"It was some of the best weather I've ever had in training," head women's coach Melanie Onufrieff said, as she pointed one of the Lions' boat trailers up I-95 back to Manhattan.
"It was a good week," she continued. "We still have work to do before we open up north, but we did the preliminary [work] in setting our boats for the season."
For the second year in a row, the Columbia women rowed five races in the regatta, and won all five. Only one race even appeared close, the freshman/novice eights, but Columbia, represented by its third varsity eight, was never threatened, winning by a comfortable length, 4.5 seconds ahead of Nova Southeastern.
The Lions won the varsity eights by 15 seconds, the second varsity eights by 45.5 seconds, and the two fours races by 24 and 12 seconds.
"All of our crews raced well," the coach said. "They raced well and hard."
Heavyweight coach Mike Zimmer was equally pleased with his crews.
"It was a great week of training," he said, "and today was a pretty good day of racing."
Columbia faced its toughest competition in its two varsity eights races, against Florida Tech, the host school at Canal 54 in this Melbourne suburb, and Jacksonville. In fact, the Lions had to come from behind to beat FIT, as it is known, in their first race of the day.
"FIT was quick off the line, like last year," Zimmer said, as he too rode a trailer up I-95. "They got off to a good lead early, 6-7 seats in the first 200 meters. After 500 meters, they led by a full length."
Columbia, Zimmer was pleased to see, kept its poise despite falling behind.
"We were ready for that," he said. "We tried to establish a consistent pace." By the halfway point, the Lions had reduced the Panthers' lead to five or seven seats. In the third 500, they made a key move to take the lead, and yet another move in the final 500 put them up by a full length. Columbia won in 5:47.9, 5.1 seconds ahead of FIT's 5:53.0.
"They rowed a really solid race," Zimmer enthused. "I was happy to win with such a young boat." Just three rowers took the water with varsity first boat experience, joining four sophomores.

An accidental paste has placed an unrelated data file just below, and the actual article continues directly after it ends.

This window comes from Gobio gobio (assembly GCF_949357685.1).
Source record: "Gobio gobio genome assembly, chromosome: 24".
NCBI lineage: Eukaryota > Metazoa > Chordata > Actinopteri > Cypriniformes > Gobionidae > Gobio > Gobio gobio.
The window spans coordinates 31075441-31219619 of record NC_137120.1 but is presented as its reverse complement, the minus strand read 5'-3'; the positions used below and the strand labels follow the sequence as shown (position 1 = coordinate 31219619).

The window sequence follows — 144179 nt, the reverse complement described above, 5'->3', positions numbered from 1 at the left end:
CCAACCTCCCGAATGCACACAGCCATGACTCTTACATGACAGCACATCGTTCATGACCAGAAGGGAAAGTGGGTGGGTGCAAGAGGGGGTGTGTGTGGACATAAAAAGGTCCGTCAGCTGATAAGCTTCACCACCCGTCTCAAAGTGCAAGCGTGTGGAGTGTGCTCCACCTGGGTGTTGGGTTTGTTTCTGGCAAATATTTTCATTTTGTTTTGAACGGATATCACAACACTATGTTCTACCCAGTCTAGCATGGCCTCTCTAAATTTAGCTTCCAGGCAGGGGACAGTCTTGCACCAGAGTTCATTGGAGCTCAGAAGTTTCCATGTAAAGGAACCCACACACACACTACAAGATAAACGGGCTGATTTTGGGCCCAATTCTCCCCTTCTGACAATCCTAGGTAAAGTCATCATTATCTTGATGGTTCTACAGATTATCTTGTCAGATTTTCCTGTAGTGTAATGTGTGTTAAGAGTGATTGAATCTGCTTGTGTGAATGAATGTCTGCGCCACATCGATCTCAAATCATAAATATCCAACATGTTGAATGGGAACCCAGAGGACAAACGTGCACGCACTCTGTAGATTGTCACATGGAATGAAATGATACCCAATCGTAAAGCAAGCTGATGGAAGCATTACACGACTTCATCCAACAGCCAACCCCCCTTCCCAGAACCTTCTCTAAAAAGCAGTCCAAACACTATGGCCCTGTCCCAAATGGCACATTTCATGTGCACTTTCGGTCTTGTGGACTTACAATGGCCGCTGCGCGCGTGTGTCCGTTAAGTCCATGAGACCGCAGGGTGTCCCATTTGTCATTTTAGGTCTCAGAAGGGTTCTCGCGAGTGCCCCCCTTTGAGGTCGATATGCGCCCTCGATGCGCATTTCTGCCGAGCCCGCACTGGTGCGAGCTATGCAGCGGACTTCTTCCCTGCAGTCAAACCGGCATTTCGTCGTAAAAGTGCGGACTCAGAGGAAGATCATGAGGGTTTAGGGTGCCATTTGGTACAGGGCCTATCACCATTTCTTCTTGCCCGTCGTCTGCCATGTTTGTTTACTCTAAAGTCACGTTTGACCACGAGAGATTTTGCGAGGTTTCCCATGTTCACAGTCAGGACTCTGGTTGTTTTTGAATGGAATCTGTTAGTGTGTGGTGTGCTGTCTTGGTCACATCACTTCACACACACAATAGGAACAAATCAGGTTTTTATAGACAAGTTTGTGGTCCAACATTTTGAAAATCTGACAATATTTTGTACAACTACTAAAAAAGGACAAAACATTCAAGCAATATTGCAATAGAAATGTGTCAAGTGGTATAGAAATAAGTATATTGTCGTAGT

Like FIT, Jacksonville jumped off the starting line, and Columbia jumped with them. By the second 500, Columbia had moved into the lead, expanding it in the third 50 on the way to a victory in 6:3.8, 14.5 seconds ahead of the Dolphins.
The heavyweights' other races were shared with the Columbia lightweights. The heavies won the second varsity eights by 11.8 seconds over the lightweights, and the freshman eights by 10 seconds over the lights, Jacksonville trailing in both. The heavies also won the varsity fours.
Despite facing a headwind, the second varsity "led wire-to-wire," as Zimmer recalled, and the freshmen "got off to a good start and really maintained their base speed."
Although outweighed by heavyweight shells in every race, Columbia's lightweights also rowed well. "It was," head coach Scott Alwin said, "a good week of training and race preparation."
The lightweights earned seconds behind the Columbia heavyweights in the second varsity and freshman eights, beating Jacksonville by five and 43 seconds, respectively. The four also finished second.
Columbia appeared to win one of its two varsity eights races, finishing second in the other, but the victory, over Jacksonville and Philadelphia University, was vacated by the official, who ruled that Columbia's shell had impeded the Dolphins. The Lion coaches appealed the ruling, but lost the appeal "on a technicality", as the shell was put back to second.
Although the official results did not include times, Alwin had them as 5:56.6 for Columbia, 5:58.1 for Jacksonville.
"I'm proud of our guys," he said. "They had a race they can be proud of."
In their other varsity eights race, the lightweights were just nipped by the FIT heavyweights, 6:01.6 to 6:02.9, with Philly U. third in 6:44.9.
The lightweights will remain on the shore next Saturday, March 26, but the women and heavyweights both begin the northern portion of their schedules.
The women travel to Yale to face Penn and the Bulldogs in the Connell Cup, while the heavyweights face Rutgers for the Collins Cup on the Raritan River. The lightweights make their debut April 2 with a rowing "doubleheader"; they oppose Princeton and Georgetown on the Tigers' Lake Carnegie Saturday morning, then remain there to meet Delaware in the afternoon.
Canal 54, Fellsmere, Fla.
Saturday, March 19, 2011
Men's Rowing (Columbia)
Varsity Heavyweight Eights, Flight 1
1. Columbia, 5:47.9
2. Florida Tech (FIT), 5:53.0
1. Columbia, 6:03.8
2. Jacksonville, 6:17.8
1. Jacksonville Hwt, no time
2. Columbia 1V Lwt, no time
3. Philadelphia U. Hwt, no time
Note: Columbia set back to second by official's decision. Jacksonville awarded victory.
Varsity Eights, Flight 3
1. FIT Hwt, 6:01.6
2. Columbia Lwt, 6:02.9
3. Philadelphia U. Hwt, 6:44.9
Second Varsity Eights
1. Columbia 2V Hwt, 6:02.8
2. Columbia 2V Lwt, 6:14.6
3. Jacksonville Hwt, 6:17.7
1. Columbia 1F Hwt, 5:59.3
2. Columbia 1F Lwt, 6:09.4
3. Jacksonville Hwt, 6:52.7
1. Columbia Hwt, 7:00.1
2. Columbia Lwt, 7:23.1
Women's Rowing (Columbia)
1. Columbia, 6:44.1
2. Jacksonville, 6:59.8
3. FIT, 7:18.3
Second Varsity Eights
1. Columbia, no time
2. Jacksonville, 45.5 seconds behind
1. Columbia 3V, 7:24.4
2. Nova Southeastern, 7:28.9
3. Central Oklahoma, 8:08.4
1. Columbia, 7:44.7
2. FIT, 8:08.6
3. Jacksonville, 8:11.5
Second Varsity Fours
1. Columbia, 7:44.9
2. Nova Southeastern, 7:56.8